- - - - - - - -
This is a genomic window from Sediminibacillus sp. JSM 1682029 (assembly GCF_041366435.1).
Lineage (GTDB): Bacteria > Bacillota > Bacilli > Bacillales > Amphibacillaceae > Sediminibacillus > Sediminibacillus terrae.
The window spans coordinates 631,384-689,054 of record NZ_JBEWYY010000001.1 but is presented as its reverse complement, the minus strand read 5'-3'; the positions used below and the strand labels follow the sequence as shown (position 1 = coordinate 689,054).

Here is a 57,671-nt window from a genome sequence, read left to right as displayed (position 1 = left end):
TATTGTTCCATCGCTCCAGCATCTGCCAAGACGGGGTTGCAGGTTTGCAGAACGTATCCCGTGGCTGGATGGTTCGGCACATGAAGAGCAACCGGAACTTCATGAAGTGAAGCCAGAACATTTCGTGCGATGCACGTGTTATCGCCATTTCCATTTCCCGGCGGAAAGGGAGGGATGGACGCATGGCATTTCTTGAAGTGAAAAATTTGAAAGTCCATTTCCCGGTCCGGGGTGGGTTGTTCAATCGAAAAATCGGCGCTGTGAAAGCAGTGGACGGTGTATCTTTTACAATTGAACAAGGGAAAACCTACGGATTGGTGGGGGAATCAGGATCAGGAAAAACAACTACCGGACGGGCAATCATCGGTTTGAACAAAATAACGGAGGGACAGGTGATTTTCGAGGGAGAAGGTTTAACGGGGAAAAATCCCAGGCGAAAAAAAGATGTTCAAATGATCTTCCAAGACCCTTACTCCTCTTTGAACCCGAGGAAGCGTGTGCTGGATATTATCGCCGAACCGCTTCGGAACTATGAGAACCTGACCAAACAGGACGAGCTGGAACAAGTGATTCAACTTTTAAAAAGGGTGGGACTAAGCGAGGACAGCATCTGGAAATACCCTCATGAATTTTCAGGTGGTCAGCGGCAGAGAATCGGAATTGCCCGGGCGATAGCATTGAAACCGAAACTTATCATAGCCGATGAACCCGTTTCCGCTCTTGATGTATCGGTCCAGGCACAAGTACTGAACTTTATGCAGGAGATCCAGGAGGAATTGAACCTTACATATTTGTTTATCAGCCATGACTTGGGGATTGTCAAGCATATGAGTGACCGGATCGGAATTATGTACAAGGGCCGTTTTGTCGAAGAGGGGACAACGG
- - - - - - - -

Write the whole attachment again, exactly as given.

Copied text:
This is a genomic window from Sediminibacillus sp. JSM 1682029 (assembly GCF_041366435.1).
Lineage (GTDB): Bacteria > Bacillota > Bacilli > Bacillales > Amphibacillaceae > Sediminibacillus > Sediminibacillus terrae.
The window spans coordinates 631,384-689,054 of record NZ_JBEWYY010000001.1 but is presented as its reverse complement, the minus strand read 5'-3'; the positions used below and the strand labels follow the sequence as shown (position 1 = coordinate 689,054).

Here is a 57,671-nt window from a genome sequence, read left to right as displayed (position 1 = left end):
TATTGTTCCATCGCTCCAGCATCTGCCAAGACGGGGTTGCAGGTTTGCAGAACGTATCCCGTGGCTGGATGGTTCGGCACATGAAGAGCAACCGGAACTTCATGAAGTGAAGCCAGAACATTTCGTGCGATGCACGTGTTATCGCCATTTCCATTTCCCGGCGGAAAGGGAGGGATGGACGCATGGCATTTCTTGAAGTGAAAAATTTGAAAGTCCATTTCCCGGTCCGGGGTGGGTTGTTCAATCGAAAAATCGGCGCTGTGAAAGCAGTGGACGGTGTATCTTTTACAATTGAACAAGGGAAAACCTACGGATTGGTGGGGGAATCAGGATCAGGAAAAACAACTACCGGACGGGCAATCATCGGTTTGAACAAAATAACGGAGGGACAGGTGATTTTCGAGGGAGAAGGTTTAACGGGGAAAAATCCCAGGCGAAAAAAAGATGTTCAAATGATCTTCCAAGACCCTTACTCCTCTTTGAACCCGAGGAAGCGTGTGCTGGATATTATCGCCGAACCGCTTCGGAACTATGAGAACCTGACCAAACAGGACGAGCTGGAACAAGTGATTCAACTTTTAAAAAGGGTGGGACTAAGCGAGGACAGCATCTGGAAATACCCTCATGAATTTTCAGGTGGTCAGCGGCAGAGAATCGGAATTGCCCGGGCGATAGCATTGAAACCGAAACTTATCATAGCCGATGAACCCGTTTCCGCTCTTGATGTATCGGTCCAGGCACAAGTACTGAACTTTATGCAGGAGATCCAGGAGGAATTGAACCTTACATATTTGTTTATCAGCCATGACTTGGGGATTGTCAAGCATATGAGTGACCGGATCGGAATTATGTACAAGGGCCGTTTTGTCGAAGAGGGGACAACGG